Fear of the mischief the anti-British firebrand would cause if he managed to get back to India kept Britain from following up various intelligence leads to Netaji Bose's whereabouts, those sceptical about the official story claim. And Bose's political rivals - those devious accomplices of the British, Mahatma Gandhi and Prime Minister Jawaharlal Nehru - went along with the cover-up.

The Revered Leader is unlikely to be returning to Indian politics - if alive, he would now be 108. Nevertheless, books and newspaper articles, often passionately pro-Bose, continue to be written about India's most enduring political mystery.

Author Anuj Dhar (Back From The Dead: Inside The Subhas Bose Mystery; Manas Publications, 2005) tells The Straits Times: 'People may or may not like Netaji, but they have a right to know what happened to him - how he died and where.'
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PostSubject: Re: Give me blood and I will get for you Freedom -Subhash Chandra Bose   Sat Mar 14, 2009 2:13 pm

Recently, two developments have brought Netaji Bose back into the headlines.

First, there is a much-trumpeted three-hour-long movie with a US$5 million (S$8.3 million) budget. Bose: The Forgotten Hero took more than three years to shoot.

Second, the Indian government has extended for six more months the inquiry into the circumstances of Netaji Bose's death or disappearance. In Calcutta, on June 10, the Mukherjee Commission, named after its sole commissioner, retired Supreme Court Justice M. K. Mukherjee, will resume its inquiry, now six years long, into the affair.

Subhas Bose was born in 1896, the son of a well-to-do Bengali lawyer. After securing a Cambridge University honours degree, he returned to India and involved himself in left-wing politics.

A powerful orator, he was elected Indian National Congress president in 1938, but was soon forced to resign after a dispute with Mohandas K. Gandhi. Bose advocated the militant overthrow of British rule; Gandhi and acolyte Nehru preferred non-violent resistance.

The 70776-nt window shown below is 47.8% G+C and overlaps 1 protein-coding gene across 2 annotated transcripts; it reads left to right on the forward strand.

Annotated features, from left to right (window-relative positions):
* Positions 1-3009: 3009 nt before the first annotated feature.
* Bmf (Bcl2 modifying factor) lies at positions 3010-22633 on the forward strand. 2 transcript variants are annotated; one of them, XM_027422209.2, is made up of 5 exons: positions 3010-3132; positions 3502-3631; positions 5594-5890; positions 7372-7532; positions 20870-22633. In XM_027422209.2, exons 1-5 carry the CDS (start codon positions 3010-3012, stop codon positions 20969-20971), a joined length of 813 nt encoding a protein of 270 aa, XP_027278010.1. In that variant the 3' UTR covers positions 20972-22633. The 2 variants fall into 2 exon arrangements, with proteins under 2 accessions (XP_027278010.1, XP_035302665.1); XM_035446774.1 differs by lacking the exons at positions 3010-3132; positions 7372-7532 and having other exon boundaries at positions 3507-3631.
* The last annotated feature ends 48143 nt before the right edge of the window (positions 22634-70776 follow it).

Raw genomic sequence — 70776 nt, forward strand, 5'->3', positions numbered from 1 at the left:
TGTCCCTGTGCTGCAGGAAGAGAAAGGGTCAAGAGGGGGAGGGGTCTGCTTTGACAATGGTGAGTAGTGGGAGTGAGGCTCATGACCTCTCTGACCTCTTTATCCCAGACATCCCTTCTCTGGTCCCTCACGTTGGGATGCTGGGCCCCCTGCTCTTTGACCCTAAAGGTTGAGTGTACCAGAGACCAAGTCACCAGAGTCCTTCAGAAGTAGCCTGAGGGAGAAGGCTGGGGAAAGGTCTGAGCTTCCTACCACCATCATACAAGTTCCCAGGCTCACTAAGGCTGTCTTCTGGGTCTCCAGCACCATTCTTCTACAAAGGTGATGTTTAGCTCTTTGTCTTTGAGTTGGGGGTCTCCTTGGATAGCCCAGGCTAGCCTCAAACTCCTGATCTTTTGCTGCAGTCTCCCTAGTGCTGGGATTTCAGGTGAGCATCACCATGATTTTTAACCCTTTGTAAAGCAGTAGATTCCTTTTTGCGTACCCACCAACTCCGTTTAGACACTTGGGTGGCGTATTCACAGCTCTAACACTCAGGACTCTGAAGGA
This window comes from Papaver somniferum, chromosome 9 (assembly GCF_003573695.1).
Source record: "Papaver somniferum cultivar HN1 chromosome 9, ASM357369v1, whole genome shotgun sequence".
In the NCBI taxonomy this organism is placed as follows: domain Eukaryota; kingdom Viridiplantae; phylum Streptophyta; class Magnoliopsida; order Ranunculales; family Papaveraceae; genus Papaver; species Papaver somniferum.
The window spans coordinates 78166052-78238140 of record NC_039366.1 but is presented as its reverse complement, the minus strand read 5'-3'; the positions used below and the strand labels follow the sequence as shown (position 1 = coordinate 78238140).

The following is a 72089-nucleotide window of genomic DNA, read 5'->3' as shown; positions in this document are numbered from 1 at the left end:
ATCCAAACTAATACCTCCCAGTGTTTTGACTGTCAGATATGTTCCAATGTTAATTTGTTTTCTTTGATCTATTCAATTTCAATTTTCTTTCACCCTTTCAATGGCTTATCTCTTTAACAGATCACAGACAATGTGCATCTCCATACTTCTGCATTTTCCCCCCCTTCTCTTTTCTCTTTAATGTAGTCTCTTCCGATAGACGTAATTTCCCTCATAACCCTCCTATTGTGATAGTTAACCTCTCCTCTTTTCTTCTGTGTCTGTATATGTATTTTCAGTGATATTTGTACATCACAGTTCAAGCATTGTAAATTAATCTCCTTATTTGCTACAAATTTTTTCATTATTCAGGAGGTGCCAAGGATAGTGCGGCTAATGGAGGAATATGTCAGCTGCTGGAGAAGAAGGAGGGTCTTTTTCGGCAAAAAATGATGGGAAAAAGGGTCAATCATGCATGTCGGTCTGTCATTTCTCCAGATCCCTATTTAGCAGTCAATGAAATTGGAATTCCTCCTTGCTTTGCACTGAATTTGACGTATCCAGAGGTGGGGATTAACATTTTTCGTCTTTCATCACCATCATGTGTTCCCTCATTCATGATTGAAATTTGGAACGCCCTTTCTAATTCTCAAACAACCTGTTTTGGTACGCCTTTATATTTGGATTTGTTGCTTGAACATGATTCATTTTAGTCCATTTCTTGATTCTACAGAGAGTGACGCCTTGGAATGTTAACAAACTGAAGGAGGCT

Placed under house arrest by the British for his pro-Axis sympathies, he escaped in 1941 and, with clandestine German and Italian help, fled to Germany. From there on, as a biographer puts it, 'his life reads as though written for Hollywood'.

He saw Britain's war with Germany as a chance to wrest India from British rule. Thus in Berlin, this Indian nationalist sought an alliance with Adolph Hitler.

Their one meeting cannot have been very comfortable. In Mein Kampf, the German's racist sermon to his Nazi Party, Hitler had declared: 'Indian agitators...will never achieve (freedom from Britain).'

This view, the Fuhrer had written, was 'quite aside from the fact that I, as a man of Germanic blood, would, in spite of everything, rather see India under English rule than under any other'.

A German information officer's account of the meeting says that Hitler refused attempts by Bose to discuss Mein Kampf's offensive passage. The Fuhrer is reported also to have told the Revered Leader that India 'would not be able to rule itself for another 150 years'.

Nevertheless, Bose received permission to establish a Free India Centre in Berlin and recruit, for an 'Indian Legion', Indians in British uniform whom the Germans had captured, mostly in North Africa.

But the Nazis' racism got in the way of Bose's grander plans - for an Axis-Indian army on the European and Middle Eastern fronts. So he turned to the Japanese.

With his fellow-Asians, then promoting the Greater East Asia Co-Prosperity Sphere, he was somewhat more successful.

In 1943, in an extraordinarily hazardous journey across three oceans, German and Japanese U-boats delivered him to Singapore. Over Japanese-controlled Radio Singapore, he broadcast a stirring appeal to India and the Indian diaspora: 'Give me blood and I will give you freedom!'

At the Capitol Theatre on Oct 21, 1943, he proclaimed the creation of a Japanese-sponsored 'provisional government of Free India' and organised the INA, a force ultimately comprising three divisions totalling about 30,000 troops. Both government and troops hailed him as 'Netaji', an honorific many Indians still use for him today.

Singapore's National Archives' oral history files hold recordings of INA veterans who speak emotionally of those heady days. At the archives last week, I listened to Sikh intelligence officer Mohinder Singh recall with pride and affection his leader's oratory at Singapore's Padang as he addressed troops who would soon be in combat.